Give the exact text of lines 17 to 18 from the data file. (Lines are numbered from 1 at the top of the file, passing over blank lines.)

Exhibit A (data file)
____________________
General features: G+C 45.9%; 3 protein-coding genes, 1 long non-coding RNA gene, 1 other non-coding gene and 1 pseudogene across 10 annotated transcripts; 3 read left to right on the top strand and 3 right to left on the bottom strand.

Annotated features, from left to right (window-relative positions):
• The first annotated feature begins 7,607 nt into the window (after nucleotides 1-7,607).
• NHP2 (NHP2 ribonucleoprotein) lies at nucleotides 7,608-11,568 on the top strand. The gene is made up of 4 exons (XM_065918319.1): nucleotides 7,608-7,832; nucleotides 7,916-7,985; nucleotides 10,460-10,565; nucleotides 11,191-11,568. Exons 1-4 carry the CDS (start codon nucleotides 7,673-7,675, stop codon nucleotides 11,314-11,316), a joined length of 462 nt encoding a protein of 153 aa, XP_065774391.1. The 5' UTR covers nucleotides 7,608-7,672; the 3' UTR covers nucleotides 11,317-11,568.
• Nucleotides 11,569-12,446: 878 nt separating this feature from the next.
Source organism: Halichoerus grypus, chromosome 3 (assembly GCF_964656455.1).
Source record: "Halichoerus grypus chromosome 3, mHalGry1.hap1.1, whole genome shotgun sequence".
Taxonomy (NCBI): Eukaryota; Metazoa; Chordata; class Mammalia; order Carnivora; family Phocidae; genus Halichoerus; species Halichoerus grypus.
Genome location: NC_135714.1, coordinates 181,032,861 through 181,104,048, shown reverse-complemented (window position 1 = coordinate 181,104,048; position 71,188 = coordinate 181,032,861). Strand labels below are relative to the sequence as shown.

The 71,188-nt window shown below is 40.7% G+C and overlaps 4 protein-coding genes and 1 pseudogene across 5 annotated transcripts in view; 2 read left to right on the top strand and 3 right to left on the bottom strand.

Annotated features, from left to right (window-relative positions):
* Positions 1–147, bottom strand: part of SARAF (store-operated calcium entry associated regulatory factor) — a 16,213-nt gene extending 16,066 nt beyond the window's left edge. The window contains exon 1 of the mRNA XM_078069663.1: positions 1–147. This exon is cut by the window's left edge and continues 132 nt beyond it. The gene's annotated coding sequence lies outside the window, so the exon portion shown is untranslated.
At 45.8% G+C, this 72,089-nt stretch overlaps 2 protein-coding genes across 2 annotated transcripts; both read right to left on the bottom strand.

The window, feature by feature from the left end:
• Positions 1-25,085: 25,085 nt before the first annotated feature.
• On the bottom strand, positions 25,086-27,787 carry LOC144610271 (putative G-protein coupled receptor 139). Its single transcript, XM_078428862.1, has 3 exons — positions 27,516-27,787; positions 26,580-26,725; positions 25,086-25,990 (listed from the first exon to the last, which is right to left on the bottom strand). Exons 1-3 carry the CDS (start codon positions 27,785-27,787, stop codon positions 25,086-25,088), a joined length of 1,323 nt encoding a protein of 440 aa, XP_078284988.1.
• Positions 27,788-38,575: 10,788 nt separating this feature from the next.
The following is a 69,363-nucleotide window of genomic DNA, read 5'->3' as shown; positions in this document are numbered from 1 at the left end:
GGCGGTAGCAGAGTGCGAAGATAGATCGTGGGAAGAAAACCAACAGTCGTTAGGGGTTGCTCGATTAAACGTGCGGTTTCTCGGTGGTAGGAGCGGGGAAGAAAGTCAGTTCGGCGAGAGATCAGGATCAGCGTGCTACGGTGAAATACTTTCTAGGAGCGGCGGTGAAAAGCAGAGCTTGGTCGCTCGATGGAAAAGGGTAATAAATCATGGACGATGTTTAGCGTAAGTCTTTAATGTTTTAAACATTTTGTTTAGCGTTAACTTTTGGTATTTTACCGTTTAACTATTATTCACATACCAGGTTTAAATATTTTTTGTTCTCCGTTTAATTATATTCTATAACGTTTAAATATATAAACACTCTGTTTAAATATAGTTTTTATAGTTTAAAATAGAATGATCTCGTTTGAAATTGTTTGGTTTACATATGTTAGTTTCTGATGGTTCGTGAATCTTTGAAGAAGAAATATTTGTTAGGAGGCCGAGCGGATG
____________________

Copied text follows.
• Positions 27,788-38,575: 10,788 nt separating this feature from the next.
The following is a 69,363-nucleotide window of genomic DNA, read 5'->3' as shown; positions in this document are numbered from 1 at the left end: